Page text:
Astronomers have discovered a young Jupiter-like planet that is rich in methane and a 100 light years away.
Known as 51 Eridani b, astronomers confirmed its existence in a paper published in the journal Science.
Researchers found the exoplanet using The Gemini Planet Imager (GPI) that is attached to the Gemini South telescope in Chile.
Using a spectrometer, scientists were able to detect the presence of methane -- a signature of any exoplanet -- and water vapour.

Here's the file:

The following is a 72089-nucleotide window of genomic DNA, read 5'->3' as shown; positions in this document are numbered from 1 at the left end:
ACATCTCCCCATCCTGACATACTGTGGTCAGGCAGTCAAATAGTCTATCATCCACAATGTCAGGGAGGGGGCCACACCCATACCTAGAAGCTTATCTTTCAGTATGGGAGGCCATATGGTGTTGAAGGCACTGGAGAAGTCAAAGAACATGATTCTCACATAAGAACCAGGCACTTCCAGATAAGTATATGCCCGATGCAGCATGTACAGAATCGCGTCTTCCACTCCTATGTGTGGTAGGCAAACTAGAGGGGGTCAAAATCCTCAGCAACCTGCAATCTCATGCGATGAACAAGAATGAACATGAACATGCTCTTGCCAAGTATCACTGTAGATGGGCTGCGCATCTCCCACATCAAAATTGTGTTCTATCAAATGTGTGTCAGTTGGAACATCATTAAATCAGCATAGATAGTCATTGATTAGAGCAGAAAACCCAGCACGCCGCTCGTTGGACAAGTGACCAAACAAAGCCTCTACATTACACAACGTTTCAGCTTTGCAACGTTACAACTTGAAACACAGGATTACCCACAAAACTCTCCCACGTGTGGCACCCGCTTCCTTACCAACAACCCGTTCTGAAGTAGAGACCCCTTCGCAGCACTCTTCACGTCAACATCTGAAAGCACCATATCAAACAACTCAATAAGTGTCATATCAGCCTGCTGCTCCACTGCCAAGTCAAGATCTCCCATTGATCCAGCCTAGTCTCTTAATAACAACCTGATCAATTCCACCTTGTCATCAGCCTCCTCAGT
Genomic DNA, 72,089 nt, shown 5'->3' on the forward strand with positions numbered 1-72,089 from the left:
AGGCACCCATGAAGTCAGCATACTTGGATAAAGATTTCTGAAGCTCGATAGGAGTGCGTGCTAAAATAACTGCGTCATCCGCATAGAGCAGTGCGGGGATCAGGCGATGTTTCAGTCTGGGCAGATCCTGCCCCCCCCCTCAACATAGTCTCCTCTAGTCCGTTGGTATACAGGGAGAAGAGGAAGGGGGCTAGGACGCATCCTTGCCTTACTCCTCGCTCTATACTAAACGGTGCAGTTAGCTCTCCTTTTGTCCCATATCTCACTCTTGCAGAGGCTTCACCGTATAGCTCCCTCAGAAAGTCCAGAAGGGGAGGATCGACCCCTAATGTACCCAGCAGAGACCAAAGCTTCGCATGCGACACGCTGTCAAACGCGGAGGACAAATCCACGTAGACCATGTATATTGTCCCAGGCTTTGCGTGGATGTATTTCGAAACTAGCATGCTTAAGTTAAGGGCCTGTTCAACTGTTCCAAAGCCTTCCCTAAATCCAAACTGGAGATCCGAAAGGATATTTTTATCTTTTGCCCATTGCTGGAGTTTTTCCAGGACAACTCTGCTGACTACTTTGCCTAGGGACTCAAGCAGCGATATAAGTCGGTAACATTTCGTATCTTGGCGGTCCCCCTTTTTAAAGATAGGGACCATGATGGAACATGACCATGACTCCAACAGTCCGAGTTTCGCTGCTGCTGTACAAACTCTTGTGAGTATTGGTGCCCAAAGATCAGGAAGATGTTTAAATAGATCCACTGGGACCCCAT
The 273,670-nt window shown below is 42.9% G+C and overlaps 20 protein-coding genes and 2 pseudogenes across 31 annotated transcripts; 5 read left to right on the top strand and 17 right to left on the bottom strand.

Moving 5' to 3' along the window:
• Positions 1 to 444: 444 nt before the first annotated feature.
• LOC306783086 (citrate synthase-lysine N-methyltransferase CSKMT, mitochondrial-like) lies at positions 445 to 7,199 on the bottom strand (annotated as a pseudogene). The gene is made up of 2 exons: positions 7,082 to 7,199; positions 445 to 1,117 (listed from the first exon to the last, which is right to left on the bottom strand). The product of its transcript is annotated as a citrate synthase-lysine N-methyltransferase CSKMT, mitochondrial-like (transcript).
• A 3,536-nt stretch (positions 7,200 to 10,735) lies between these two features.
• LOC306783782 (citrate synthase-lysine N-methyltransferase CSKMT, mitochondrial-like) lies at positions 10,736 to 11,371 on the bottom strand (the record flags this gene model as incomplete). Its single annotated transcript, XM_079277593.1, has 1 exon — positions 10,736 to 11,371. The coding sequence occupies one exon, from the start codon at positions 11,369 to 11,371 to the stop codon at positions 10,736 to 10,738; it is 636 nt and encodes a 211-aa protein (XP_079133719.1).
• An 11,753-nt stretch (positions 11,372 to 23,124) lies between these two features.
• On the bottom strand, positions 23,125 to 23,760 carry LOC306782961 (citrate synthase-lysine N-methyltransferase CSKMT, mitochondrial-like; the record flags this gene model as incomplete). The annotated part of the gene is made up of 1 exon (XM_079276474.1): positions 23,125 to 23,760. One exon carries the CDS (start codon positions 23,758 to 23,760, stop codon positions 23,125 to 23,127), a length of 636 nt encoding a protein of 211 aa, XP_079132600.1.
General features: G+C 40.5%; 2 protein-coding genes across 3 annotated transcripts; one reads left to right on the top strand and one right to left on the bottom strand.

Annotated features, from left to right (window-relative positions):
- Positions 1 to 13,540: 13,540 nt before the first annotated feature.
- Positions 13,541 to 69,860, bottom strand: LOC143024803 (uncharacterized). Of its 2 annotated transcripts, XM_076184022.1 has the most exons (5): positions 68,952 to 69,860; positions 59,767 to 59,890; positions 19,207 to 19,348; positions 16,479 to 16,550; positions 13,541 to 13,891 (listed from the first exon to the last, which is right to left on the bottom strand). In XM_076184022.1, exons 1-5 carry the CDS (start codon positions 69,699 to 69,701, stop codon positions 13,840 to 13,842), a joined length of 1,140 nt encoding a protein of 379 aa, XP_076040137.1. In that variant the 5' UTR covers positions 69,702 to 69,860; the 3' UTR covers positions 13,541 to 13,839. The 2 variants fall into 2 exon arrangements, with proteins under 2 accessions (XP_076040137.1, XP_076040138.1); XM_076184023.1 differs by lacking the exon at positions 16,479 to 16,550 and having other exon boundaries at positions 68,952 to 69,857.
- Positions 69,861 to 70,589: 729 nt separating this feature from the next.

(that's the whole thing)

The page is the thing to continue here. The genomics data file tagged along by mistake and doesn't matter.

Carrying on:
'Young Jupiter' is only 20 million years old, a toddler compared to Earth, which is 4.5 billion years of Earth.
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Travis Barman, a planetary scientist from the University of Arizona who took part in the study, told The Independent: “51 Eri b is the first young planet that probably looks like Jupiter did billions of years ago, making it ... our most important corner-piece of the planet-formation jigsaw puzzle.”
"We have been searching for evidence of methane since the first exoplanet was discovered, as it implies conditions similar to what we see in the atmospheres of our own giant planets in the Solar System," he added.
"To have found such an extraordinary example of a methane-rich atmosphere so early in our survey with GPI is really encouraging.”